What prevents a democratic republic like the United States of America from devolving into a dictatorship? What stops the President from seizing control of the country? What limits the power of Congress and stems the possibility of corrupt and unjust laws? The answer to these questions is a simple one and known by every child in every social studies class across America – a system of checks and balances. All the power and all the responsibility is not invested in any single branch of government. Responsibility is divided and power is shared. This simple, yet ingenious approach to government has preserved the sanctity and security of our nation for more than 240 years. This concept of checks and balances has also proven its value in other segments of life and business including the principles of IT security.
Checks and balances permeate almost every aspect of a sound IT security program. The practice of this concept is known by many different names – separation of duties, layered perimeter defenses, 3rd part auditing, and most recently multi-factor authentication. The latter (Multi-factor authentication or MFA) has become particularly relevant in the last several months and has spurred many debates over the how’s and why’s of identity and access management. As such, there is tremendous value in exploring its significance as a check in the computer authentication process and understanding what it does and does not do to protect a user’s identity and system access.
At its core, MFA is built on the principle of “something you know” and “something you have”. The “something you know” is fairly straight-forward. You know your username and your password. The “something you have” can be a little trickier. Sometimes it is a physical token you use, such as a key card or a USB drive you insert into your computer. Other times it is a piece of software generating a code on your smartphone or a text message you receive from an authenticating system. The end goal of this authentication process is to separate the two items. The “something you have” is separate from the “something you know”. It is out-of-band and not easily intercepted by someone or something attempting to compromise the authentication process. In a modern world filled with cyber criminals lurking around every corner armed with phishing attacks and social engineering tricks and treats, protecting user identities has become a full time job and the most trusted tool in the trade has become multi-factor authentication.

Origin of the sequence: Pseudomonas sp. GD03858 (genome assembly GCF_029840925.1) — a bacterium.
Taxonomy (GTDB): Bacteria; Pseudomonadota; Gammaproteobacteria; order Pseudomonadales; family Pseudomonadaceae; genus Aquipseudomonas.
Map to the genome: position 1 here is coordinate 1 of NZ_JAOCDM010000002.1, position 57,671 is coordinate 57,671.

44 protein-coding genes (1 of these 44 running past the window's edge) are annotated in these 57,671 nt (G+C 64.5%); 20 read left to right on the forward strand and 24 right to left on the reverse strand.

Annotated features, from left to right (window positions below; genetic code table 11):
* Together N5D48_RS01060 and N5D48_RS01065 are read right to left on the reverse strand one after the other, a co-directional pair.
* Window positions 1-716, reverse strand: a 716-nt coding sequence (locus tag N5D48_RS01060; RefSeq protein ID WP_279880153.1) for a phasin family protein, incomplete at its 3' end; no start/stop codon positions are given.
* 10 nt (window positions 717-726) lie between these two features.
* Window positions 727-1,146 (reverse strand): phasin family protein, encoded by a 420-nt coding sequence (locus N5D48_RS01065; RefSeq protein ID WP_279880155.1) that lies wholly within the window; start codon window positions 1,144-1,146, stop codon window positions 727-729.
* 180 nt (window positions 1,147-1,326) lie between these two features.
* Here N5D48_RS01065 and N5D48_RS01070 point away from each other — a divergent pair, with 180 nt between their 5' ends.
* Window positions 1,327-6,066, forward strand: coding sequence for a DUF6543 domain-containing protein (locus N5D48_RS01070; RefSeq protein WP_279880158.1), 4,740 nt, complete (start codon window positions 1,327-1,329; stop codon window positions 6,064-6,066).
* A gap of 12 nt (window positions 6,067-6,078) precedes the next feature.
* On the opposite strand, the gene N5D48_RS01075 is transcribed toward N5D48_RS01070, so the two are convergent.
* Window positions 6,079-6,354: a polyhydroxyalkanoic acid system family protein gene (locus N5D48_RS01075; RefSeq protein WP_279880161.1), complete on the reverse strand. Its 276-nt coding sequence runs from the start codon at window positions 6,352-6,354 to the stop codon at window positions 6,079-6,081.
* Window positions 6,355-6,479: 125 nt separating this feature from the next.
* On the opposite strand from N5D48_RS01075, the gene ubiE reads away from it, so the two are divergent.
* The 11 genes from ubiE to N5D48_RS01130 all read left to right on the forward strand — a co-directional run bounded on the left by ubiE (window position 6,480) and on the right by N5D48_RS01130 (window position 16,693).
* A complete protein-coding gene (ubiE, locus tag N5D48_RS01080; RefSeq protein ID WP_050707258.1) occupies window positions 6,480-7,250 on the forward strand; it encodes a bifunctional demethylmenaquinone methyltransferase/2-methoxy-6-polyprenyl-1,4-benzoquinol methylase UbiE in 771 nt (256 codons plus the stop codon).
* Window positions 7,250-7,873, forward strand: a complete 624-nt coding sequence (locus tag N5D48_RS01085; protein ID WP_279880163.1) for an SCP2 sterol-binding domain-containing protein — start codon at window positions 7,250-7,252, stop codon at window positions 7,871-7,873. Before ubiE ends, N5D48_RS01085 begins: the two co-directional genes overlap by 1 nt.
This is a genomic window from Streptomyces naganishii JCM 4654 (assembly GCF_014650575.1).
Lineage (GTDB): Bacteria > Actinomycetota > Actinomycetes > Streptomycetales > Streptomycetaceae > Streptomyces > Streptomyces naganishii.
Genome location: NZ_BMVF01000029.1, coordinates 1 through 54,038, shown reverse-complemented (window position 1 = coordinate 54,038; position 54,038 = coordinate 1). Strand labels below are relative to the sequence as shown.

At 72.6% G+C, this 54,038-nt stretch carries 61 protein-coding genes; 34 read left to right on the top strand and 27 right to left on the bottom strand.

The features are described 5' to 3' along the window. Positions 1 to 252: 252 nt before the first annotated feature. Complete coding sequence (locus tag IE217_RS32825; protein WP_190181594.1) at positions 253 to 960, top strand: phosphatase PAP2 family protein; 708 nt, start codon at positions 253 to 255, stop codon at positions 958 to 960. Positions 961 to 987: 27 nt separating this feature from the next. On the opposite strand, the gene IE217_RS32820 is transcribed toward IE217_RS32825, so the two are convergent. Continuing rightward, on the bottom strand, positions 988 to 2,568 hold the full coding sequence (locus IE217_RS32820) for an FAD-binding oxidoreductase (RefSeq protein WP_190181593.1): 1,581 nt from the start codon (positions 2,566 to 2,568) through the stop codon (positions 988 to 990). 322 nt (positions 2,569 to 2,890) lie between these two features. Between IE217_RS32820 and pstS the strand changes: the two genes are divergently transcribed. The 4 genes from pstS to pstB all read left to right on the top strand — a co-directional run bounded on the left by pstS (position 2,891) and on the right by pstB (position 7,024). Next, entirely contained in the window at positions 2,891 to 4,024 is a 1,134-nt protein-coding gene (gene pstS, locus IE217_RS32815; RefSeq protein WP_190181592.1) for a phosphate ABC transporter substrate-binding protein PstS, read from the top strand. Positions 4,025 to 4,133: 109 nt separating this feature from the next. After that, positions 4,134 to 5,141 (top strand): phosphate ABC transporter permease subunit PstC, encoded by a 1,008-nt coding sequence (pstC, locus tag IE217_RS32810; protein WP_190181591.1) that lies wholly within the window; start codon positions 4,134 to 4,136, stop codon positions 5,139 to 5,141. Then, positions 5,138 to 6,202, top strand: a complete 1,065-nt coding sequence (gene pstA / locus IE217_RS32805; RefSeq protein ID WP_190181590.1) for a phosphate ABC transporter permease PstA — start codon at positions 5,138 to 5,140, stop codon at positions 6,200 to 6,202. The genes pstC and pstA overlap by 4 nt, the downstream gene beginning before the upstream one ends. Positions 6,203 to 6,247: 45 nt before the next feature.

The title of “most trusted tool” for MFA is frankly quite accurate and far from a literary exaggeration. What was once an optional security feature left to IT security aficionados and the truly paranoid, MFA has, over the last year, become a standard authentication mechanism for numerous businesses, online retailers and service providers. This tremendous growth in use has been fueled by the fear of identity theft and financial loss associated with email phishing schemes and online hacking. Multi-factor authentication has provided some much needed peace of mind as a second layer of protection for users fearing compromise because it prevents access to systems and websites even if a user’s password has been successfully stolen or intercepted by a cybercriminal. Just because “something you know” has been stolen, the “something you have” still protects your account.